y university school days – at least on the student side of the desk – are two decades past now, but I daresay this story is still playing out today, in graduate schools and other places where thinking people with different experiences collide.
On the first night of class, we started with an icebreaker: paired off, we were to interview each other and then introduce our colleague to the class. I was partnered with a woman who, as soon as the professor said “begin,” narrated her life story. I knew everything about her in 10 minutes without having asked a single question. She concluded her soliloquy with the statement, “I’m very active in my church.”
When she interviewed me, I concluded, “I’m an atheist activist.” I was almost expecting a negative response, but she simply commented, “that’s interesting.”
When we were called on, she introduced me, my school, my specialty, my hobbies, and then turned to me and asked, “Shall I tell them the secret?”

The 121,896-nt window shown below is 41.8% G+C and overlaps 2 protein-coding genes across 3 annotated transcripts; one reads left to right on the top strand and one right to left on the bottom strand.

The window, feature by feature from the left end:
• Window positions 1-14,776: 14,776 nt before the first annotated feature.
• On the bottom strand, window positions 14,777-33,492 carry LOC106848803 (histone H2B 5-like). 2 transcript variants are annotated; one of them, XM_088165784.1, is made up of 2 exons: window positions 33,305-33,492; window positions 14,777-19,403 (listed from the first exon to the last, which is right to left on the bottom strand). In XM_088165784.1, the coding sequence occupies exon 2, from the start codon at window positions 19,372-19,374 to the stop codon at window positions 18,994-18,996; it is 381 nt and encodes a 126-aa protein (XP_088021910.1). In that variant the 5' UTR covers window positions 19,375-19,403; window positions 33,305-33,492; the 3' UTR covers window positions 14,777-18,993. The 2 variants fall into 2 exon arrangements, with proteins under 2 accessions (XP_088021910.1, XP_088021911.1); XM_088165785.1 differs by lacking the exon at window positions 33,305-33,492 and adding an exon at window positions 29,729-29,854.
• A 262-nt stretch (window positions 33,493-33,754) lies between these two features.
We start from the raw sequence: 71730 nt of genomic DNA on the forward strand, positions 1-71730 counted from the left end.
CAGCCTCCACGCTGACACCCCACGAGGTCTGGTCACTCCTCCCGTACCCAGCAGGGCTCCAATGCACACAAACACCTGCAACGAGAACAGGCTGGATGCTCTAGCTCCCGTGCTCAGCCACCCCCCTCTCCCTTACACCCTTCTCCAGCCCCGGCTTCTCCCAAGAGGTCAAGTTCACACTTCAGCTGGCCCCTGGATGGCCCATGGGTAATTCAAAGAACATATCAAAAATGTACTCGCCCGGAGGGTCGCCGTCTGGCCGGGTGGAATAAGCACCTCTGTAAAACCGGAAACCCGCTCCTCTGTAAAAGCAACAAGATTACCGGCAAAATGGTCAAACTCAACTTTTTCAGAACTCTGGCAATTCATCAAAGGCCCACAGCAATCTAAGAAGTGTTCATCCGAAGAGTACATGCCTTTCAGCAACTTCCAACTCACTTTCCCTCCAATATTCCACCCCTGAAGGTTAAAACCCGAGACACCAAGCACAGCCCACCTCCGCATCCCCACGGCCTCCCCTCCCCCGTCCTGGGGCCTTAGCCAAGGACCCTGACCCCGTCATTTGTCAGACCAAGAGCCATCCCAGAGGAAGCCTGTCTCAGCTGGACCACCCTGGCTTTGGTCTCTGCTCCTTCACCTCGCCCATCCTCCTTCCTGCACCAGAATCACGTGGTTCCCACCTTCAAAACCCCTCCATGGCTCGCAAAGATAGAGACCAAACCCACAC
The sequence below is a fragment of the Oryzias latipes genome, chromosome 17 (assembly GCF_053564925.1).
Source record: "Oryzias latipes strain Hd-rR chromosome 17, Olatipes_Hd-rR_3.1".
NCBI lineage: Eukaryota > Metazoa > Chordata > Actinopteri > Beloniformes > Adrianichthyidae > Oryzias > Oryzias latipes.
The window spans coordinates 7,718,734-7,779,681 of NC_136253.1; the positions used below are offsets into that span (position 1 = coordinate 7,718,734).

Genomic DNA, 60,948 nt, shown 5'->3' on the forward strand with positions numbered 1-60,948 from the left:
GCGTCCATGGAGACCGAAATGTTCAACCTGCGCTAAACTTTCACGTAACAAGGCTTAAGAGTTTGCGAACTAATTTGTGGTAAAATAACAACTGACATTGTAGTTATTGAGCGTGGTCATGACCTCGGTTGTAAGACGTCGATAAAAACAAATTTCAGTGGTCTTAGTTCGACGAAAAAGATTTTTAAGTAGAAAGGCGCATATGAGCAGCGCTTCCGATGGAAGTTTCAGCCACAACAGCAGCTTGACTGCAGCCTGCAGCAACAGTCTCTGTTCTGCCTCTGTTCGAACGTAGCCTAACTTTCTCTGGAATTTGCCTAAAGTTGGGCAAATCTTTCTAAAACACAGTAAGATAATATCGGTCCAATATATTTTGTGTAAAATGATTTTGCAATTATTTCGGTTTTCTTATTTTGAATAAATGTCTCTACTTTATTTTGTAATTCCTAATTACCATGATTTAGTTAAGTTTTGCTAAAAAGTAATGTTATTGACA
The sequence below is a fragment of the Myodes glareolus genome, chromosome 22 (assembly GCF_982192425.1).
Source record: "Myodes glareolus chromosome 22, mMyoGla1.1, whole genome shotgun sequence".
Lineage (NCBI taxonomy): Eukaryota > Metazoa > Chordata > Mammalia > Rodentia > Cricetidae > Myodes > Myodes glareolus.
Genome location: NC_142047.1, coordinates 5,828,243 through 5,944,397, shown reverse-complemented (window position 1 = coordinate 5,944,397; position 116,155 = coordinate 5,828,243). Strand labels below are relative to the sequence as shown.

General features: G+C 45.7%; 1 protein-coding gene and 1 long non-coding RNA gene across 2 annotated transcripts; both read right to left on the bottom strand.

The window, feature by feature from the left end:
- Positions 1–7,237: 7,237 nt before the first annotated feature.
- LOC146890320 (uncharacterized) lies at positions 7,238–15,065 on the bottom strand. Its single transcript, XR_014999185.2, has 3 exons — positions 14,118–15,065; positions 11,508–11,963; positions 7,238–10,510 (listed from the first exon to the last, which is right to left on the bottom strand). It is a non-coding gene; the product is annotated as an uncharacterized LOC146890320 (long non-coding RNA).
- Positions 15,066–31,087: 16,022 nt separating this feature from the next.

Not knowing what hidden vice this woman had learned about me in our 20-minute acquaintance, I decided the best option was to lie. “I have no secrets.” I was able to keep a straight face.
Then, in a stage whisper, she said, “you know… the atheist thing.”
I assured the class that I am an out-of-the-closet infidel, and we went on. When my daughter was mentioned, one of my classmates shouted out, “If we can’t sa-a-ave the mother, maybe we can sa-a-ave the daughter.”
During the break, a friend was waiting just outside the door. “Bobbie, we have to talk. I’ve always said that if I ever met an atheist I wouldn’t like them.” Another class mate came up and asked me if I was a member of Atheists United. I was. She was, too. “You mean,” my friend exclaimed, “there are TWO of you?” I told her that there were at least three, a mutual friend was also an atheist.
My stunned friend recovered, but the man who wanted to “save” my daughter didn’t. I wouldn’t be surprised to learn he is still praying for our souls to this day.